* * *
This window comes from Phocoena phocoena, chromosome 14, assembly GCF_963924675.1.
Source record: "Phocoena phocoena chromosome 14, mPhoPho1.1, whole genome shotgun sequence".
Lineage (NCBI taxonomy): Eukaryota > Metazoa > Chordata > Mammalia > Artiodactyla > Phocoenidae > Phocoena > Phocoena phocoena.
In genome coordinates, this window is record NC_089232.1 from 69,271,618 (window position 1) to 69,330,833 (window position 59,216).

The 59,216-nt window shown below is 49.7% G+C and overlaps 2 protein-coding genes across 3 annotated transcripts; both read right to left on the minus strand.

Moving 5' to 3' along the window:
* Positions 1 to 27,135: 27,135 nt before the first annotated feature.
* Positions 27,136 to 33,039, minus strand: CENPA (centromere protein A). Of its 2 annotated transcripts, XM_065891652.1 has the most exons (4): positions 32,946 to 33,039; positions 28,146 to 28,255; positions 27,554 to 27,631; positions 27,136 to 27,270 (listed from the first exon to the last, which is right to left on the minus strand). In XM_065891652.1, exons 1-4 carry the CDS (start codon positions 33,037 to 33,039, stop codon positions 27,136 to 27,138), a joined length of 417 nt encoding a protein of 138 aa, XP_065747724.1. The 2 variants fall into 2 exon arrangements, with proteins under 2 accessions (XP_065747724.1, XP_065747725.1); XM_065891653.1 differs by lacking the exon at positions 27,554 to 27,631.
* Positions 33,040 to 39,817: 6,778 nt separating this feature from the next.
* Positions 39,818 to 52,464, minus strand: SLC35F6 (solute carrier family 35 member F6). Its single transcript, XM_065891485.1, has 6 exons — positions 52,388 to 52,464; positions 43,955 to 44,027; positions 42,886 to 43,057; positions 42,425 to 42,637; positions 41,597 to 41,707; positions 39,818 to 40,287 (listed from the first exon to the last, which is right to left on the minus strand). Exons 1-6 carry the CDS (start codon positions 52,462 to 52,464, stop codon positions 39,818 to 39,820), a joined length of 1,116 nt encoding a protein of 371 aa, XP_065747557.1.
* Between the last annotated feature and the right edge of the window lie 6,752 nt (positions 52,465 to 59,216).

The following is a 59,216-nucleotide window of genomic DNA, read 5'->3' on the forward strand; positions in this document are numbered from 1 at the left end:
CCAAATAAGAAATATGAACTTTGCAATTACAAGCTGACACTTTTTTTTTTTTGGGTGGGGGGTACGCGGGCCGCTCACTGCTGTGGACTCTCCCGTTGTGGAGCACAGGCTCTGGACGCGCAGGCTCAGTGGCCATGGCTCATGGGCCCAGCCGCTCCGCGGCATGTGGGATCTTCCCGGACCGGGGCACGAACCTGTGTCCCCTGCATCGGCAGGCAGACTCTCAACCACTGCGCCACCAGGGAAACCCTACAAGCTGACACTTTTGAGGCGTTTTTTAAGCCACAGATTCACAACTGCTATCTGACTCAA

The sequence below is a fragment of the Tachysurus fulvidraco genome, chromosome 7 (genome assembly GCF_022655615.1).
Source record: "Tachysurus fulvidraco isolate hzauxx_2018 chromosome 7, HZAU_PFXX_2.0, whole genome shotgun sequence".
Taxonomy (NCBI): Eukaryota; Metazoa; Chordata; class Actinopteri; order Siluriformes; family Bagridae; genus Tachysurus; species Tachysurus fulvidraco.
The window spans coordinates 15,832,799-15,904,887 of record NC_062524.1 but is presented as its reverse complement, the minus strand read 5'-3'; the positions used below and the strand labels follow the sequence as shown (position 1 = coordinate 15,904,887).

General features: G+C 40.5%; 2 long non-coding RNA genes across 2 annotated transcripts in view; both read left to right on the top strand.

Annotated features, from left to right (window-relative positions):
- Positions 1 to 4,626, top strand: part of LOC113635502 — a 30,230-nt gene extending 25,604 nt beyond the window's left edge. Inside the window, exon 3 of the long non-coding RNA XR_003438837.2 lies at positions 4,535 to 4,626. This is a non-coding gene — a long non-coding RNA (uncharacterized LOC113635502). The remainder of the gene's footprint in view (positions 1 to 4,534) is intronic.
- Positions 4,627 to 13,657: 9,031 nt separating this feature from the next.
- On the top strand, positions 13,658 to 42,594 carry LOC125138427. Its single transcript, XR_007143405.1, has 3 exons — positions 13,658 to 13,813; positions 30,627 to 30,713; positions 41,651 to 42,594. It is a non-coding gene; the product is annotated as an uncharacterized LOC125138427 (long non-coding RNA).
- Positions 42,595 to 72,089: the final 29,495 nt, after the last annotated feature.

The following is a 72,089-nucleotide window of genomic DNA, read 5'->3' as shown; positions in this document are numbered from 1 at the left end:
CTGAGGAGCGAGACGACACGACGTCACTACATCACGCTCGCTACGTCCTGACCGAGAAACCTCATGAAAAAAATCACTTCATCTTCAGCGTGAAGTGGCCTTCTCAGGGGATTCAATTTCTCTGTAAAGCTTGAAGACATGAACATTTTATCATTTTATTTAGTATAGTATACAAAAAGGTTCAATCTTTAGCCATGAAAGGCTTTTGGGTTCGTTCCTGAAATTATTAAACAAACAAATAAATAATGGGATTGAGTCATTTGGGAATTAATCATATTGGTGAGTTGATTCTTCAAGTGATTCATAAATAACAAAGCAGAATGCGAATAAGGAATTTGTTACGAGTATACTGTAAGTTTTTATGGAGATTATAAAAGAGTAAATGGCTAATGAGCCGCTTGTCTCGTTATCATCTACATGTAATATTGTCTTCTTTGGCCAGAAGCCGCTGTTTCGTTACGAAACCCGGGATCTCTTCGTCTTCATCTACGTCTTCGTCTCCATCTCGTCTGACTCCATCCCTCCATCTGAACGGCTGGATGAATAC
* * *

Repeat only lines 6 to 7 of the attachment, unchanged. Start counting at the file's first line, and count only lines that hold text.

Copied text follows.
Moving 5' to 3' along the window:
* Positions 1 to 27,135: 27,135 nt before the first annotated feature.